AI forecasts emergency calls for Estonian police

Irina Kolesnikova
March 31st, 2022

With the help of the e-police device (Apollo), a patrol police officer working in the field will see the result of the emergency call forecast.

The Estonian Police and Border Guard Board (PBGB) reacts to up to 140,000 events a year. About 55,000 of these are events demanding immediate police involvement, where every minute needed to get there is crucial. It is imperative to schedule police patrols placement to be as close to the tensest locations as possible.

The current system of placing police patrol is too time-consuming and does not factor in all the new information. In addition, it is a multiple-stage process, and it takes longer-term human resource planning and shorter-term actual location decisions. All these circumstances lead to suboptimal patrol placement, which has to be improved. 

A proper database and AI model are needed to forecast the emergency calls based on a number of factors, starting from historical data of issues and emergency calls and ending with weather conditions at the location. 

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At the moment, there are two high-priority demands to enhance the inside processes of PBGB work with AI:

  • A free text analysis module to anonymize the event descriptions and automatically classify events
  • An emergency call forecast model

In 2022, PBGB has partnered with MindTitan to implement two projects and, thus, provide better services and make Estonia a safer place.

The project is funded by the European Regional Development Fund (85%) and national co-fund (15%).

The free text analysis model

Approximately 350,000 cases are entered into the police procedure system each year, where in addition to the classifications the data is also described in free text in the form of explanations and solutions. In addition, some data is sensitive (such as addresses and names), which means that the use of this data within the PBGB at the moment is limited by data protection rules.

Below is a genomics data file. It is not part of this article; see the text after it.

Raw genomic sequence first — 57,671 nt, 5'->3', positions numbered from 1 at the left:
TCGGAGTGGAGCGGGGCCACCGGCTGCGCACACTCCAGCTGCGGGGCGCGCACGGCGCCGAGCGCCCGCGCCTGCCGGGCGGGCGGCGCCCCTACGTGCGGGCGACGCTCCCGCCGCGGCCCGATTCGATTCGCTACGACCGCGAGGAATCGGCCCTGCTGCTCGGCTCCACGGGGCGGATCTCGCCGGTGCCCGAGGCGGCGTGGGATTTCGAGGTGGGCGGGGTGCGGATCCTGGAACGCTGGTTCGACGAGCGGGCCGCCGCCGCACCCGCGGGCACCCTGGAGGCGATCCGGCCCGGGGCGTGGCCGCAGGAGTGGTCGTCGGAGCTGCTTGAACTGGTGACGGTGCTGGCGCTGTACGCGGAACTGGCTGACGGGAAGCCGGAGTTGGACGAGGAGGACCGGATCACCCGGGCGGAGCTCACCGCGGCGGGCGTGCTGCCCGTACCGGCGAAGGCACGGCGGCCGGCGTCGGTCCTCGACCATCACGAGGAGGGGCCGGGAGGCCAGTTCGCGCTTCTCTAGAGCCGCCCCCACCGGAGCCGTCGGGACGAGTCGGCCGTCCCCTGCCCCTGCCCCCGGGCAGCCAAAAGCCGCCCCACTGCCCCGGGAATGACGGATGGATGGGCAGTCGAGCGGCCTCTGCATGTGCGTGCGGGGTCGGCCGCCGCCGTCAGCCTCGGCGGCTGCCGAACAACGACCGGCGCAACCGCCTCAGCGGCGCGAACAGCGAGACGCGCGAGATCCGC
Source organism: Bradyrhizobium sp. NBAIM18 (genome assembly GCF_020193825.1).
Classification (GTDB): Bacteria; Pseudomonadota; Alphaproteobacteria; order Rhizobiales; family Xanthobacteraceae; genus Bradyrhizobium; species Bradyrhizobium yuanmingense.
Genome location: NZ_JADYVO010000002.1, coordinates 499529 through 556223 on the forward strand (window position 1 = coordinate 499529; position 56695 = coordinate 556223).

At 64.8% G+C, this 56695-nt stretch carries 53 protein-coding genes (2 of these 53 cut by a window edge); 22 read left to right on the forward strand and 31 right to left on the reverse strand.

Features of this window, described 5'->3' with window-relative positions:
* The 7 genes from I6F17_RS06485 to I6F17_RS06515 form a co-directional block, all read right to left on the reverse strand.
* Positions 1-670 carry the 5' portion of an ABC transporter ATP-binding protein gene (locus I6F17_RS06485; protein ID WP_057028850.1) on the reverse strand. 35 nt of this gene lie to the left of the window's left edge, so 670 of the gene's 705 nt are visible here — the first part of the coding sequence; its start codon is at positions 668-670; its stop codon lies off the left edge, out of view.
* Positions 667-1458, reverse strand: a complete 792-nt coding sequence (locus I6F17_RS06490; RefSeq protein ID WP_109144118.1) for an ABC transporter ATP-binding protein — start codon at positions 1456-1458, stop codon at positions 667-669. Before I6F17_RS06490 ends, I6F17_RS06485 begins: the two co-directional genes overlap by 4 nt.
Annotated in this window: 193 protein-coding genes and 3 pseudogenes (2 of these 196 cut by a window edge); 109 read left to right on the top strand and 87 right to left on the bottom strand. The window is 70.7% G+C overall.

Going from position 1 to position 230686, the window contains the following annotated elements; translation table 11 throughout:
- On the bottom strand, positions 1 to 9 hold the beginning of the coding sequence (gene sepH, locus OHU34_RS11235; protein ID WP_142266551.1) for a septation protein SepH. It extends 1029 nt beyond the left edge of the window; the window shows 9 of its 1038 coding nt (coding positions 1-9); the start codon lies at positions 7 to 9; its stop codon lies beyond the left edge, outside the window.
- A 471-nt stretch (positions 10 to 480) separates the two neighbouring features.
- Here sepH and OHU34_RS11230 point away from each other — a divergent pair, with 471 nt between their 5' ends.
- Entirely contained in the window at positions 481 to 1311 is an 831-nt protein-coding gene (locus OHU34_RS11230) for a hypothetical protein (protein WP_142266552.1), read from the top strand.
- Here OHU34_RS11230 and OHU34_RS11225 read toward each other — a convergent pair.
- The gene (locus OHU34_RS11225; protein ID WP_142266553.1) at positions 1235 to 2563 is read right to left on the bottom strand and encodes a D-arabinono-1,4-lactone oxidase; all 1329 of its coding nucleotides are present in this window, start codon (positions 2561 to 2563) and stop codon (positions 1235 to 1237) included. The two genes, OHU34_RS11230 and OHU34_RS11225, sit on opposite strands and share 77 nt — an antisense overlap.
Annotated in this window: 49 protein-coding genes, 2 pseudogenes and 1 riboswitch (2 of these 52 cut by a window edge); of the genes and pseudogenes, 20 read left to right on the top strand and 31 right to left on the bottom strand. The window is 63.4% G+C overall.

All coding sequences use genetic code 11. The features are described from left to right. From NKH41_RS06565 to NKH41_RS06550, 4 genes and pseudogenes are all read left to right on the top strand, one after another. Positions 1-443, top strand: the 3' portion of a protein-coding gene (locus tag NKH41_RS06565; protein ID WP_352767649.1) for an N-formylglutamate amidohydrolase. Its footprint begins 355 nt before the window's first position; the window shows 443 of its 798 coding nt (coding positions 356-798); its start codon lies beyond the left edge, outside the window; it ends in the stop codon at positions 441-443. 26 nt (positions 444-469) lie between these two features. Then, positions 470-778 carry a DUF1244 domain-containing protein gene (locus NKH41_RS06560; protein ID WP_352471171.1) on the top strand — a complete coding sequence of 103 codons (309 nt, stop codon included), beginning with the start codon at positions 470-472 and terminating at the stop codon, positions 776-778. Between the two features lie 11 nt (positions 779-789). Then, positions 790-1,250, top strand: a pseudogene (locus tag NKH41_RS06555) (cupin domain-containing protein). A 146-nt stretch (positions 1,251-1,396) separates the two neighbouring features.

Thus, the possibility of anonymizing personal data in the free text of case descriptions will ensure the protection of human privacy and personal data. If anonymized and classified in the best way possible, this powerful source of information could help prevent crimes and make police services more effective.

First, algorithms will classify case descriptions as fraud detection, hate crimes, weapon-related incidents, etc.

Second, a task-specific name entity recognition (NER) model will sift through the data, replacing sensitive information with neutral placeholders. Personal names and addresses found will be uniquely anonymized for each text (case).

Thus, the PBGB can use the cleaned data to improve services.

The emergency call forecast model

forecasting mode for police

On average, during a 24-hour period, patrols of PBGB come to the aid of people up to 400 times. To reduce the time to get to someone in need, patrols should be in the right places. 

Today, patrols are fielded in two stages. First, human resources are planned at the strategic level significantly earlier (e.g., monthly work schedules and 12h shifts). Right before the patrol changeover, a work area is decided at the operational level (e.g., with an accuracy of 1-2 hours). 

When planning patrols’ placement, the most important first-stage factors are the time-related ones: day or night, weekend or working day, which season?

At the second stage, historical data about the number of issues in similar periods is processed. Even though patrol schedules are now based on the most crucial historical data, there is no current possibility to take into account other changing factors, such as people’s migration or economic activity.

The emergency call forecast model

Forecasting is an AI technique that takes data and predicts possible future values of the data by looking at its unique trends. In our case, algorithms forecast the locations where the patrol is needed the most, based on case histories from up to four years prior, also taking into account economic situation, demographics, and even weather conditions.

During the project, the forecasting model will be created and the obtained result will be available for the e-police application Apollo and the relational part of the PBGB analysis module via a web-based application programming interface.

With the help of the e-police device (Apollo), a patrol police officer working in the field will see the result of the forecast. The model will be able to show both short-term (for example, hourly) and longer-term (for example, one week) forecasts.

Previously generated longer-term forecasts will be refreshed with each update. To present the work process of the model and the intermediate results to PBGB, a visualization tool will display forecasts.

MindTitan team discussing AI strategy

The expected outcome

With the free text analysis module, a better-classified database will increase PBGB’s ability to use more data in future innovation projects and research.

The AI-powered tool will provide an operational, multifactorial, and dynamically changing forecast of emergencies that will allow PBGB to meet the ever-growing challenges in today’s world.

Read more about other AI projects that the Estonian government is launching.

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